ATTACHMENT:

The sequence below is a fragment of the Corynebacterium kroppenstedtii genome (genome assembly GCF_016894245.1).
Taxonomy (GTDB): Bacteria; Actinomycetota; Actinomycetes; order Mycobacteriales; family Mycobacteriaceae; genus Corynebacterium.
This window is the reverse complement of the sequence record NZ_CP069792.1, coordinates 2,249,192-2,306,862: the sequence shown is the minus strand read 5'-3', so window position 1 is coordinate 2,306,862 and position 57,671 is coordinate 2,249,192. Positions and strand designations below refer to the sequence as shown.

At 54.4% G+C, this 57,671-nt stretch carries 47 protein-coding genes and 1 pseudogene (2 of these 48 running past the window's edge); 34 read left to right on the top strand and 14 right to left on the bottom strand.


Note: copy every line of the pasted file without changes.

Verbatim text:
The sequence below is a fragment of the Corynebacterium kroppenstedtii genome (genome assembly GCF_016894245.1).
Taxonomy (GTDB): Bacteria; Actinomycetota; Actinomycetes; order Mycobacteriales; family Mycobacteriaceae; genus Corynebacterium.
This window is the reverse complement of the sequence record NZ_CP069792.1, coordinates 2,249,192-2,306,862: the sequence shown is the minus strand read 5'-3', so window position 1 is coordinate 2,306,862 and position 57,671 is coordinate 2,249,192. Positions and strand designations below refer to the sequence as shown.

At 54.4% G+C, this 57,671-nt stretch carries 47 protein-coding genes and 1 pseudogene (2 of these 48 running past the window's edge); 34 read left to right on the top strand and 14 right to left on the bottom strand.